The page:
ABSTRACT: In mice, transverse aortic constriction (TAC) is variably characterized as a model of pressure overload-induced hypertrophy (left ventricular [LV] hypertrophy, or LVH) or heart failure (HF). While commonly used, variability in the TAC model is poorly defined. The objectives of this study were to characterize the variability in the TAC model and to define a simple, noninvasive method of prospectively identifying mice with HF versus compensated LVH after TAC. Eight-week-old male C57BL/6J mice underwent TAC or sham and then echocardiography at 3 weeks post-TAC. A group of sham and TAC mice were euthanized after the 3-week echocardiogram, while the remainder underwent repeat echocardiography and were euthanized at 9 weeks post-TAC. The presence of TAC was assessed with two-dimensional echocardiography, anatomic aortic m-mode and color flow, and pulsed-wave Doppler examination of the transverse aorta (TA) and by LV systolic pressure (LVP). Trans-TAC pressure gradient was assessed invasively in a subset of mice. HF was defined as lung/body weight>upper limit in sham-operated mice. As compared with sham, TAC mice had higher TA velocity, LVP and LV weight, and lower ejection fraction (EF) at 3 or 9 weeks post-TAC. Only a subset of TAC mice (28%) developed HF. As compared with compensated LVH, HF mice were characterized by similar TA velocity and higher percent TA stenosis, but lower LVP, higher LV weight, larger LV cavity, lower EF and stress-corrected midwall fiber shortening, and more fibrosis. Both EF and LV mass measured by echocardiography at 3 weeks post-TAC were predictive of the presence of HF at 3 or 9 weeks post-TAC. In wild-type mice, TAC produces a variable cardiac phenotype. Marked abnormalities in LV mass and EF at echocardiography 3 weeks post-TAC identify mice with HF at autopsy. These data are relevant to appropriate design and interpretation of murine studies.
    Cardiovascular pathology: the official journal of the Society for Cardiovascular Pathology 07/2011; 21(3):188-98. · 1.63 Impact Factor
  • Source
    [Show abstract] [Hide abstract]
    ABSTRACT: 5'-adenosine monophosphate-activated protein kinase (AMPK) is considered central in regulation of energy status and substrate utilization within cells. In heart failure the energetic state is compromised and substrate metabolism is altered. We hypothesized that this could be linked to changes in AMPK activity and we therefore investigated mitochondrial oxidative phosphorylation capacity from the oxidation of long- and medium-chain fatty acids (LCFA and MCFA) in cardiomyocytes from young and old mice expressing a dominant negative AMPKα2 (AMPKα2-KD) construct and their wildtype (WT) littermates. We found a 35-45% (P < 0.05) lower mitochondrial capacity for oxidizing MCFA in AMPKα2-KD of both age-groups, compared to WT. This coincided with marked decreases in protein expression (19/29%, P < 0.05) and activity (14/21%, P < 0.05) of 3-hydroxyacyl-CoA-dehydrogenase (HAD), in young and old AMPKα2-KD mice, respectively, compared to WT. Maximal LCFA oxidation capacity was similar in AMPKα2-KD and WT mice independently of age implying that LCFA-transport into the mitochondria was unaffected by loss of AMPK activity or progressing age. Expression of regulatory proteins of glycolysis and glycogen breakdown showed equivocal effects of age and genotype. These results illustrate that AMPK is necessary for normal mitochondrial function in the heart and that decreased AMPK activity may lead to an altered energetic state as a consequence of reduced capacity to oxidize MCFA. We did not identify any clear aging effects on mitochondrial function.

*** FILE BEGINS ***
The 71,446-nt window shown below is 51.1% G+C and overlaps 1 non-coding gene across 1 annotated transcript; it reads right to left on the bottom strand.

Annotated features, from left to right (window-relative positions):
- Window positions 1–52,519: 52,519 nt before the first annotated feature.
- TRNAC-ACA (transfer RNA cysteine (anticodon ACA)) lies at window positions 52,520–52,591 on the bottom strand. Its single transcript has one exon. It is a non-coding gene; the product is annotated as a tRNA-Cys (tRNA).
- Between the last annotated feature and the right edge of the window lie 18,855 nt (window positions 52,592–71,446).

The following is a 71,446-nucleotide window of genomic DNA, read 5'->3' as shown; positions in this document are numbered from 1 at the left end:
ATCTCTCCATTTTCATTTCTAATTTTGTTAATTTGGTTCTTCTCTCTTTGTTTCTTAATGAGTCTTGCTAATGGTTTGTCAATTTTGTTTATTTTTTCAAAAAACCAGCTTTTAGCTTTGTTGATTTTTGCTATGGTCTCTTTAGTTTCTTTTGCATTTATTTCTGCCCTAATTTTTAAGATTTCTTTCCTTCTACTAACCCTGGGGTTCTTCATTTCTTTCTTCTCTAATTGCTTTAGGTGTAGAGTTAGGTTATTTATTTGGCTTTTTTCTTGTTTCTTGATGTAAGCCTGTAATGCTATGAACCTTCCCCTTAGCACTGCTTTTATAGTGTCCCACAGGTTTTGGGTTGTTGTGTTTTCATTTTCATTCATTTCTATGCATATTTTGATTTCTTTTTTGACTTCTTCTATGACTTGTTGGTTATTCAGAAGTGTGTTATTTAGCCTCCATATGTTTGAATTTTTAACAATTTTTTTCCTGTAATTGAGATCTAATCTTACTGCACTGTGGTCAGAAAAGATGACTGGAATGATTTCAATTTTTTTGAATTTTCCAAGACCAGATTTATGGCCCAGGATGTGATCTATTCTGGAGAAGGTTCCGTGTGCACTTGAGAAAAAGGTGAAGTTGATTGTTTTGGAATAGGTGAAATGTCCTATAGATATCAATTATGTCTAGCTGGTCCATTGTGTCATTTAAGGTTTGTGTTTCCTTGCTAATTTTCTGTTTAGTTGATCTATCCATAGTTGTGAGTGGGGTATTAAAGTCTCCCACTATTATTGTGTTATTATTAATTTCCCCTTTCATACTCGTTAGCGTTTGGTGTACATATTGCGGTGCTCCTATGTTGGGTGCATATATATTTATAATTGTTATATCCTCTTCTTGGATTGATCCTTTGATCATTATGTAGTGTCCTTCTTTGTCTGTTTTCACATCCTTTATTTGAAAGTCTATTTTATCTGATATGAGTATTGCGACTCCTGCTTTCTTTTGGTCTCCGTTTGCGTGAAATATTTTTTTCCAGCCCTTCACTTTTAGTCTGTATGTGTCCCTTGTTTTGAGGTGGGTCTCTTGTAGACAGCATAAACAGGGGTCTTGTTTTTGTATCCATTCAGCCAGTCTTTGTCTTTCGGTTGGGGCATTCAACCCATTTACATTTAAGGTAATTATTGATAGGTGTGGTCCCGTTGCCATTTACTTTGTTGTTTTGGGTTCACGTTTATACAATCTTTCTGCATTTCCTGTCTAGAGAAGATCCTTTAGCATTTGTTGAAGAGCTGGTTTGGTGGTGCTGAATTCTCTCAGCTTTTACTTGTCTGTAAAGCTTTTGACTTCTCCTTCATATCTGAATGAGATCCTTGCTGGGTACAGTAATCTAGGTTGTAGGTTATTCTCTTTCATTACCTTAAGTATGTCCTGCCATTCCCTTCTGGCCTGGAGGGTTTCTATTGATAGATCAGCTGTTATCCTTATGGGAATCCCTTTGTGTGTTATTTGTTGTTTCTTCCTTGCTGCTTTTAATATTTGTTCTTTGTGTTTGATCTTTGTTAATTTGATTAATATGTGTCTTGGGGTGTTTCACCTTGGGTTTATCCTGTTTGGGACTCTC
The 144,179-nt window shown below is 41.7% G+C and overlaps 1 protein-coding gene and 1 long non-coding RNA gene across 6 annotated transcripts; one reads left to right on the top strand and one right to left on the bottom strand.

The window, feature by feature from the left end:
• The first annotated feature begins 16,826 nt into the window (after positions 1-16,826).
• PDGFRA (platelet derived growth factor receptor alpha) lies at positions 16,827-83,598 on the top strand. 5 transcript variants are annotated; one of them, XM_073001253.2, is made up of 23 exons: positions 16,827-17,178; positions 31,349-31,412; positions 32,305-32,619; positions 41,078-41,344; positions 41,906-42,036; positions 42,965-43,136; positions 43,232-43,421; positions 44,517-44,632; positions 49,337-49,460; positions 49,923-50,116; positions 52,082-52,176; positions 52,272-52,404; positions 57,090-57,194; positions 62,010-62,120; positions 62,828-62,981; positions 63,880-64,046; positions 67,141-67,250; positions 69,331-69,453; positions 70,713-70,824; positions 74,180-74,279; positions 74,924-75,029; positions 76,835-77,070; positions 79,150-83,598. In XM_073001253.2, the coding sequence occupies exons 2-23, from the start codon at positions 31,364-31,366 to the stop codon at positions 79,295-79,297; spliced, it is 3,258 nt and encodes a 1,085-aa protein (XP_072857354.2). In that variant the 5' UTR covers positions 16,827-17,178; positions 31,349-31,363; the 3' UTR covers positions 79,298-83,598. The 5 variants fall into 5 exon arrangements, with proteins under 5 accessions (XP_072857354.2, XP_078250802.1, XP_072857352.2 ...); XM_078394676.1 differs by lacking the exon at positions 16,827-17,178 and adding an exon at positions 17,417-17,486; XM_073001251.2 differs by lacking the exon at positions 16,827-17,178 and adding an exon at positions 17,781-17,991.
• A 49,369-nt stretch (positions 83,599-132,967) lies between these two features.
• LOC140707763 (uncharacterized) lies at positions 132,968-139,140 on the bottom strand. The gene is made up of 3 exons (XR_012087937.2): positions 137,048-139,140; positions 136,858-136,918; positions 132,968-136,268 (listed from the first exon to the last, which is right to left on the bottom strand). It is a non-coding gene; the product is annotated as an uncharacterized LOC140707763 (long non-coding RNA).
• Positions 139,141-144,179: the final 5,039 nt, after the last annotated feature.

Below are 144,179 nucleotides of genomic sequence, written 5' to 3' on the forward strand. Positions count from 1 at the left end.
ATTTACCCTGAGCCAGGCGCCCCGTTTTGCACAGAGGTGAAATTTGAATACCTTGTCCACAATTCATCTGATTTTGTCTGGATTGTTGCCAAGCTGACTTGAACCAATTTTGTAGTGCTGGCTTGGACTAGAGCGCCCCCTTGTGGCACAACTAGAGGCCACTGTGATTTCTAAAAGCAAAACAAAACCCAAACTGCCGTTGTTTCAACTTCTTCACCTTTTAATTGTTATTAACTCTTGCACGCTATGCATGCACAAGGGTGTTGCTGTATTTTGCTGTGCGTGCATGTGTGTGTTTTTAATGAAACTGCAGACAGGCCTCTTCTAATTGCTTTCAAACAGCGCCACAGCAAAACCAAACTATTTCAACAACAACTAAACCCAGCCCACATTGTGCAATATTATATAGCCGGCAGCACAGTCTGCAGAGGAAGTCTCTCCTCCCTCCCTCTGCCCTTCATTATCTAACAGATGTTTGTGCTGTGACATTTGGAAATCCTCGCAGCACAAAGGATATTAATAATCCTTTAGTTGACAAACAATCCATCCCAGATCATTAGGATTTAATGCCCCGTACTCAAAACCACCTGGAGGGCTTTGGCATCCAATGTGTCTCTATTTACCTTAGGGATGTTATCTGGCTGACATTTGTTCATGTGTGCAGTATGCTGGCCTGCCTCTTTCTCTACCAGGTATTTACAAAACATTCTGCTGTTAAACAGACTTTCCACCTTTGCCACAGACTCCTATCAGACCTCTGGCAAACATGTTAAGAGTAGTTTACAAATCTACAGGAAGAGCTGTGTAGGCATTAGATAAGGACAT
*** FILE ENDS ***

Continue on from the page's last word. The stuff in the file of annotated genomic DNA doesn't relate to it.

Frontiers in Physiology 01/2012; 3:33.